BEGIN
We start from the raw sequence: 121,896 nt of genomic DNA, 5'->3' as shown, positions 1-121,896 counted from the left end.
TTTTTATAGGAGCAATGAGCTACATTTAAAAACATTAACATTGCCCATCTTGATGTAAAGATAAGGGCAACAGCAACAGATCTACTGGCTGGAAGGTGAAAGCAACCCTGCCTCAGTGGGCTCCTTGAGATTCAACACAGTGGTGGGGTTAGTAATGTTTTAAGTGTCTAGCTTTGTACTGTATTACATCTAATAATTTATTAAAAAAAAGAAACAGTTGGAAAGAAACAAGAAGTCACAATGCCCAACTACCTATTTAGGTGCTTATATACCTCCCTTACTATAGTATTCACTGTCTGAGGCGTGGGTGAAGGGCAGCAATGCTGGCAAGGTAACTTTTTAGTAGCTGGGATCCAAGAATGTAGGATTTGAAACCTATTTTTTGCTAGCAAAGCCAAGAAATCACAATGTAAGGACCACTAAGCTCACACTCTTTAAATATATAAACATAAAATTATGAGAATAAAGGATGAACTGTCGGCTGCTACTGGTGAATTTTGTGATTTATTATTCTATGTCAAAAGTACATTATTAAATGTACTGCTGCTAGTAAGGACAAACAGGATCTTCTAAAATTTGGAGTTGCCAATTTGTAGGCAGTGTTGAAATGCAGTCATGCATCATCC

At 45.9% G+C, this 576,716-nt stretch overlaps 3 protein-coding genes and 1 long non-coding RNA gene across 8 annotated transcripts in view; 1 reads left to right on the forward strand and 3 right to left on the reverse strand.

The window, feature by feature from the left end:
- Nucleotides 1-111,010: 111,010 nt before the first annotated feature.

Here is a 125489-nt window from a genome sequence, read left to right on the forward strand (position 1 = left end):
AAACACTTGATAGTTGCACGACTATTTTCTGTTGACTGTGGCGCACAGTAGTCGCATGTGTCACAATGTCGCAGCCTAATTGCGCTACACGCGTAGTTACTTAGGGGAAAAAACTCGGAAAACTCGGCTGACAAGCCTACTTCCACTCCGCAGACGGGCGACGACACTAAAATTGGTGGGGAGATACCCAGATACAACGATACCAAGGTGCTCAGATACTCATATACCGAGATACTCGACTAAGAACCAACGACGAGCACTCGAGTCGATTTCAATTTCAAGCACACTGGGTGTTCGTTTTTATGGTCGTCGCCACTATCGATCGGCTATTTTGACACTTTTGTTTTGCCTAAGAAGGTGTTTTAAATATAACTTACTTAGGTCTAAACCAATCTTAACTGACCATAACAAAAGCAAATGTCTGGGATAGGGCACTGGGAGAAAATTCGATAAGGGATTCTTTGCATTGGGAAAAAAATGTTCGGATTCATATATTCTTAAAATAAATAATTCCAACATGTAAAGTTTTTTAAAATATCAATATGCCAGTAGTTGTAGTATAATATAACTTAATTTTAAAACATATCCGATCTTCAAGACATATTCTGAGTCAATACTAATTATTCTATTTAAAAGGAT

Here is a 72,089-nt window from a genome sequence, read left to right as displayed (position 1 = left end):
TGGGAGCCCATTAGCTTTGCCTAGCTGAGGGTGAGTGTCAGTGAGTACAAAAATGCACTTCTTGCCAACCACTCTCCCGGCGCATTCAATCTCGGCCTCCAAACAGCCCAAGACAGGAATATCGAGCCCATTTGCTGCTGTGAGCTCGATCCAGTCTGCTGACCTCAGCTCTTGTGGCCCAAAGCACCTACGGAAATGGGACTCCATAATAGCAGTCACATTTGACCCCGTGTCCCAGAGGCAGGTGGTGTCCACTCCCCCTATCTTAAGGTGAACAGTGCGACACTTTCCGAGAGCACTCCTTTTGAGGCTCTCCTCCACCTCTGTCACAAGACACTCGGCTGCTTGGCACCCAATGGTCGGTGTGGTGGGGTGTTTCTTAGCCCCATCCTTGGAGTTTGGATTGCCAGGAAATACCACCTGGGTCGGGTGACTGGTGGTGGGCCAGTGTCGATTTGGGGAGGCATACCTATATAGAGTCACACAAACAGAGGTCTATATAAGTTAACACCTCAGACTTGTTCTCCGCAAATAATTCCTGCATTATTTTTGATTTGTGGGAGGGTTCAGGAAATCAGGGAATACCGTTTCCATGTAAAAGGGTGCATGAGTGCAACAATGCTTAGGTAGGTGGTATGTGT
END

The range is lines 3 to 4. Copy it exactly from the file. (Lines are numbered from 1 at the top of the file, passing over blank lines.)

At 45.9% G+C, this 576,716-nt stretch overlaps 3 protein-coding genes and 1 long non-coding RNA gene across 8 annotated transcripts in view; 1 reads left to right on the forward strand and 3 right to left on the reverse strand.

The window, feature by feature from the left end: